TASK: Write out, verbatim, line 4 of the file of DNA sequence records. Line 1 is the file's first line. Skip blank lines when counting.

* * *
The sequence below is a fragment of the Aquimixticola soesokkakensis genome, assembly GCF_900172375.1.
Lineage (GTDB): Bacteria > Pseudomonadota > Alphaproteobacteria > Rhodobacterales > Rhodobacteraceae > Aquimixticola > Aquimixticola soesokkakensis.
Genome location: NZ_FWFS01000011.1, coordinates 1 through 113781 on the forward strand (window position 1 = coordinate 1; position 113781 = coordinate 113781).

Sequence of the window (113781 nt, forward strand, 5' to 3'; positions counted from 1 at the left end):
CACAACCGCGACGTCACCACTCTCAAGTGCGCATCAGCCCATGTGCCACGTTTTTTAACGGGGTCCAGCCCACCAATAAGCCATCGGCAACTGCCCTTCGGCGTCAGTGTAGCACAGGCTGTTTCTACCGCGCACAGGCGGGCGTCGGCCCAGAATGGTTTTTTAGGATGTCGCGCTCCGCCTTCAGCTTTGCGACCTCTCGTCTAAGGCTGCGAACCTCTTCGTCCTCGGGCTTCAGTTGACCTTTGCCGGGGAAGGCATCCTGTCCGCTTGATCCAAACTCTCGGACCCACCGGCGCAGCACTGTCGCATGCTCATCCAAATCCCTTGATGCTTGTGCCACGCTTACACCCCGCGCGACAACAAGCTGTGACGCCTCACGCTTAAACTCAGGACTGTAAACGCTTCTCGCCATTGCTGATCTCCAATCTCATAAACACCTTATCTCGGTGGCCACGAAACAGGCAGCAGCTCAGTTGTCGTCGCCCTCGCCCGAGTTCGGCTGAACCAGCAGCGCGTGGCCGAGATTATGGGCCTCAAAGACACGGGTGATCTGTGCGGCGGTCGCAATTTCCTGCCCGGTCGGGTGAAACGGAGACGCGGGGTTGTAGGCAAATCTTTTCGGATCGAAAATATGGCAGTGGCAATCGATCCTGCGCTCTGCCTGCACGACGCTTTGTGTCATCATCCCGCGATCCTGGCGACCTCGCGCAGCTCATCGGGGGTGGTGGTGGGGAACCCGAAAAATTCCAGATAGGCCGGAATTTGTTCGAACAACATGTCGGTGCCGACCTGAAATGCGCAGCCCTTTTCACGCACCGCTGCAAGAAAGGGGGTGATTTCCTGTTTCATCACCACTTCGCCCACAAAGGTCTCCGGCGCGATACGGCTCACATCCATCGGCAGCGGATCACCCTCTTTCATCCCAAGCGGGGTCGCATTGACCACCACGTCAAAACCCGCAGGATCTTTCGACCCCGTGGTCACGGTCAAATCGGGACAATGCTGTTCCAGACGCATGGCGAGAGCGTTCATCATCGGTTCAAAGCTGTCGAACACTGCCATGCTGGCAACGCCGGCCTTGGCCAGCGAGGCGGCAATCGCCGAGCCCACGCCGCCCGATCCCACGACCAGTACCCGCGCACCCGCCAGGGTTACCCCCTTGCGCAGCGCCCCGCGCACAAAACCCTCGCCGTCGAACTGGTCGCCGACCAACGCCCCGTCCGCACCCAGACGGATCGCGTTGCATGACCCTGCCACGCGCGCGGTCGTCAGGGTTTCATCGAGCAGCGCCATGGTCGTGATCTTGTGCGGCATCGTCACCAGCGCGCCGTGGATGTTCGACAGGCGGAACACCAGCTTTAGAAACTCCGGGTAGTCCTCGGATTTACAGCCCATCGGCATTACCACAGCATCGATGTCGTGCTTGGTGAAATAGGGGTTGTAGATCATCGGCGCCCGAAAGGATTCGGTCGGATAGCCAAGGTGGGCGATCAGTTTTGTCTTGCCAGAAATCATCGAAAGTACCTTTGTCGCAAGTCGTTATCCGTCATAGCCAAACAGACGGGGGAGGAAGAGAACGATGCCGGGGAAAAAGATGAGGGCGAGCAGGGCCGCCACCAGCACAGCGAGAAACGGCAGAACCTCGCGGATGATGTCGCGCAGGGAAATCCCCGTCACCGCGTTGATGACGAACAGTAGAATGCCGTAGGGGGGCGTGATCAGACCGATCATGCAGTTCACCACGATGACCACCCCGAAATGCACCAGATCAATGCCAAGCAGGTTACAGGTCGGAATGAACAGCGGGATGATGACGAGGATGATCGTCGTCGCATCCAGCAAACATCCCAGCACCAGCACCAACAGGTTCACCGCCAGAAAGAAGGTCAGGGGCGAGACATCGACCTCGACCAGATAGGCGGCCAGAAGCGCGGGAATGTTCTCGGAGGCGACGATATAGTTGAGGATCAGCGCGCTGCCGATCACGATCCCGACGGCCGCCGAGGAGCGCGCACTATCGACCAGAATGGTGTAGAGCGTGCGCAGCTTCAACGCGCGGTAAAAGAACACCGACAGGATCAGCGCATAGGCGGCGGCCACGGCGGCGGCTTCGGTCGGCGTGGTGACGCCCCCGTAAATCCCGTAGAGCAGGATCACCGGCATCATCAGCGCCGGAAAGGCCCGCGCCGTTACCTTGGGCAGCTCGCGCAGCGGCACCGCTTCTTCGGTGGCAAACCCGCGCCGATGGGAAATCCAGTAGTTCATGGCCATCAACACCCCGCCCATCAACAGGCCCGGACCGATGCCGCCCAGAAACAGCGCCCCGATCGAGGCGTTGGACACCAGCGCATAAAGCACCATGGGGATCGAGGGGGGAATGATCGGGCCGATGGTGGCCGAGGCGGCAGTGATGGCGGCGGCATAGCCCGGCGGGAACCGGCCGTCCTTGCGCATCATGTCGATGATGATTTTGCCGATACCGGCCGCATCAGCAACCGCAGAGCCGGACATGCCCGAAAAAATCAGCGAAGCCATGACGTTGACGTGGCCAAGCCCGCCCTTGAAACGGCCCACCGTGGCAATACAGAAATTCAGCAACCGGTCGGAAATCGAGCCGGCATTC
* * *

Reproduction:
Sequence of the window (113781 nt, forward strand, 5' to 3'; positions counted from 1 at the left end):